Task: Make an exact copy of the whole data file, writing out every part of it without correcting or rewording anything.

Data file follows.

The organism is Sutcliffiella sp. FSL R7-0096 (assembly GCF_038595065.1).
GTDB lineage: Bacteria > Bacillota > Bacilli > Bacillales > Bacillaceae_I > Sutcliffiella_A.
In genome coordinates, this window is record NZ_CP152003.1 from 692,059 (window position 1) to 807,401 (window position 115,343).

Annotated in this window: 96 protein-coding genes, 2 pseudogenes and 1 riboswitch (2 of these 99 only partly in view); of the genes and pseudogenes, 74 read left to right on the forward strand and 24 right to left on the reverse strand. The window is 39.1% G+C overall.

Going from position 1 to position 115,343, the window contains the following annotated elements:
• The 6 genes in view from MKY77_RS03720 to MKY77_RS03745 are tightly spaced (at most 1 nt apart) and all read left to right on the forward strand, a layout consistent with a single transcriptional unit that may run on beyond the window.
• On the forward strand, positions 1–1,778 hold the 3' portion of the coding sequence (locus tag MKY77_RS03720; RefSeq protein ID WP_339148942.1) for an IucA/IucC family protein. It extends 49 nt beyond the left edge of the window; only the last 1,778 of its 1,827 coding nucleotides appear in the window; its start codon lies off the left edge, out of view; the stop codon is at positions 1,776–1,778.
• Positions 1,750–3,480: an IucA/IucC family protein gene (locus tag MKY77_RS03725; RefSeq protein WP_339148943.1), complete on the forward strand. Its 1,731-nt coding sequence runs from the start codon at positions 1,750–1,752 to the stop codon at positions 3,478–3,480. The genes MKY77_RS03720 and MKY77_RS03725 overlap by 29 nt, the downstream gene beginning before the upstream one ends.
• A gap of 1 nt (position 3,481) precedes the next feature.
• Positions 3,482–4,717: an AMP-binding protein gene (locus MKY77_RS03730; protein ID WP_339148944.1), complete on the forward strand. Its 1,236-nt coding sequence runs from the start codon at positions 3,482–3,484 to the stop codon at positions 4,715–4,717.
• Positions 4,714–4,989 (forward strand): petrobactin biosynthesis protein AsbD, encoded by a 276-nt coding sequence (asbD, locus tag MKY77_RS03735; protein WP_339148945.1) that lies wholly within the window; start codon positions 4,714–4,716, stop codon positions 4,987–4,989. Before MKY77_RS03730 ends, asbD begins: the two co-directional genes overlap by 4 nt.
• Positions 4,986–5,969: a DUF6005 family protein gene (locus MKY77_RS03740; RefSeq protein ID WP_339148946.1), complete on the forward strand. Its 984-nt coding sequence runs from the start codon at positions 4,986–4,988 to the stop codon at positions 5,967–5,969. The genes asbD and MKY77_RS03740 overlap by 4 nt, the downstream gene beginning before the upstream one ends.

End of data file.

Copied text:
The organism is Sutcliffiella sp. FSL R7-0096 (assembly GCF_038595065.1).
GTDB lineage: Bacteria > Bacillota > Bacilli > Bacillales > Bacillaceae_I > Sutcliffiella_A.
In genome coordinates, this window is record NZ_CP152003.1 from 692,059 (window position 1) to 807,401 (window position 115,343).

Annotated in this window: 96 protein-coding genes, 2 pseudogenes and 1 riboswitch (2 of these 99 only partly in view); of the genes and pseudogenes, 74 read left to right on the forward strand and 24 right to left on the reverse strand. The window is 39.1% G+C overall.

Going from position 1 to position 115,343, the window contains the following annotated elements:
• The 6 genes in view from MKY77_RS03720 to MKY77_RS03745 are tightly spaced (at most 1 nt apart) and all read left to right on the forward strand, a layout consistent with a single transcriptional unit that may run on beyond the window.
• On the forward strand, positions 1–1,778 hold the 3' portion of the coding sequence (locus tag MKY77_RS03720; RefSeq protein ID WP_339148942.1) for an IucA/IucC family protein. It extends 49 nt beyond the left edge of the window; only the last 1,778 of its 1,827 coding nucleotides appear in the window; its start codon lies off the left edge, out of view; the stop codon is at positions 1,776–1,778.
• Positions 1,750–3,480: an IucA/IucC family protein gene (locus tag MKY77_RS03725; RefSeq protein WP_339148943.1), complete on the forward strand. Its 1,731-nt coding sequence runs from the start codon at positions 1,750–1,752 to the stop codon at positions 3,478–3,480. The genes MKY77_RS03720 and MKY77_RS03725 overlap by 29 nt, the downstream gene beginning before the upstream one ends.
• A gap of 1 nt (position 3,481) precedes the next feature.
• Positions 3,482–4,717: an AMP-binding protein gene (locus MKY77_RS03730; protein ID WP_339148944.1), complete on the forward strand. Its 1,236-nt coding sequence runs from the start codon at positions 3,482–3,484 to the stop codon at positions 4,715–4,717.
• Positions 4,714–4,989 (forward strand): petrobactin biosynthesis protein AsbD, encoded by a 276-nt coding sequence (asbD, locus tag MKY77_RS03735; protein WP_339148945.1) that lies wholly within the window; start codon positions 4,714–4,716, stop codon positions 4,987–4,989. Before MKY77_RS03730 ends, asbD begins: the two co-directional genes overlap by 4 nt.
• Positions 4,986–5,969: a DUF6005 family protein gene (locus MKY77_RS03740; RefSeq protein ID WP_339148946.1), complete on the forward strand. Its 984-nt coding sequence runs from the start codon at positions 4,986–4,988 to the stop codon at positions 5,967–5,969. The genes asbD and MKY77_RS03740 overlap by 4 nt, the downstream gene beginning before the upstream one ends.